The Salford Viewpoint: Why men don’t need to be screened for breast cancer, but should still do regular checks
Screening aims to detect disease in its early stages while there’s still a chance that treatment will be effective. Programmes are usually targeted at people who are at high risk of developing a particular disease. For example, the NHS invites people over the age of 60 to be screened for bowel cancer because age is a risk factor for the disease – the older you are, the greater the risk. And for women, breast screening is automatically offered between the ages of 50-70.
But if men can get breast cancer too, why are they not included in screening programmes?
For a screening programme to be effective, a number of conditions must be met. For a start, the test should be relatively safe and it should be accurate. The main screening test for breast cancer in women is mammography. Mammography includes the use of ionising radiation, which can itself induce cancer (although the likelihood is extremely small) and the risk of a false positive diagnosis which leads to further unpleasant diagnostic tests and unnecessary anxiety.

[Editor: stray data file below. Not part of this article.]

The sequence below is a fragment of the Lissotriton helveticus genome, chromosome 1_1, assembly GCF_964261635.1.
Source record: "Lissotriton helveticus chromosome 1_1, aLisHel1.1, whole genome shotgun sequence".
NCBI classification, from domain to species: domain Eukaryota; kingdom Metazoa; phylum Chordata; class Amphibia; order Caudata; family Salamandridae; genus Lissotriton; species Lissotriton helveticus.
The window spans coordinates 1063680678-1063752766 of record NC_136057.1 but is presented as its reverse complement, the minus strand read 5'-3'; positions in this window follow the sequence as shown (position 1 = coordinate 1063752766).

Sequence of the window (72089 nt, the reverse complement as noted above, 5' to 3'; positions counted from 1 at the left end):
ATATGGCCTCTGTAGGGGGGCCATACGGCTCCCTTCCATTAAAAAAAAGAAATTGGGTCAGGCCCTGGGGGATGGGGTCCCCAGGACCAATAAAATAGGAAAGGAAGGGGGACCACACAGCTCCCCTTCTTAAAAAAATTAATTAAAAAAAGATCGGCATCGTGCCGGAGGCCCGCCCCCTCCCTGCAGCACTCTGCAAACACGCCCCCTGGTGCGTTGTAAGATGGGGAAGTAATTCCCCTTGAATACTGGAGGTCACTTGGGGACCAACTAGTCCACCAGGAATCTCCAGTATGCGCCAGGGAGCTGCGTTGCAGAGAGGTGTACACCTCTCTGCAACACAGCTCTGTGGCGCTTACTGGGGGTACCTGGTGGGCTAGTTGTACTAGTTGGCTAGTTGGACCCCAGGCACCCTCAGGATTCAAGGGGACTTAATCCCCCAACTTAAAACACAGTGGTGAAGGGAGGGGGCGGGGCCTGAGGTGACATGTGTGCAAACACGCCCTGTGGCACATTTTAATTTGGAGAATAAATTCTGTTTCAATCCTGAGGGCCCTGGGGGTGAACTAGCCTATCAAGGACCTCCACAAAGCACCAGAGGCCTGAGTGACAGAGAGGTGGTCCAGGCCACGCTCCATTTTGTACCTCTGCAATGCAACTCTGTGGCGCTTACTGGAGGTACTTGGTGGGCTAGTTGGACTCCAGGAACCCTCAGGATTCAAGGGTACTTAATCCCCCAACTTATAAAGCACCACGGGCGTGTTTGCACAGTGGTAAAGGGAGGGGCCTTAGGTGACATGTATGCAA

No diagnostic test is 100% accurate. But it should be accurate enough to detect the disease in most cases but not so sensitive that it detects disease when there isn’t any. Some “detect” disease that isn’t there (the “false positives”) while some fail to detect actual cases of the disease (“false negatives”). A good diagnostic test will minimise these types of errors to a negligible level.
Having an accurate test isn’t enough, though. There must be a treatment for the disease that can significantly improve the patient’s prospects. This could be a cure, but it is more often about improving the patient’s life expectancy beyond what would normally be expected if the disease was left untreated. Early detection can also result in treatment that is less invasive than if it was left until the advanced stages…
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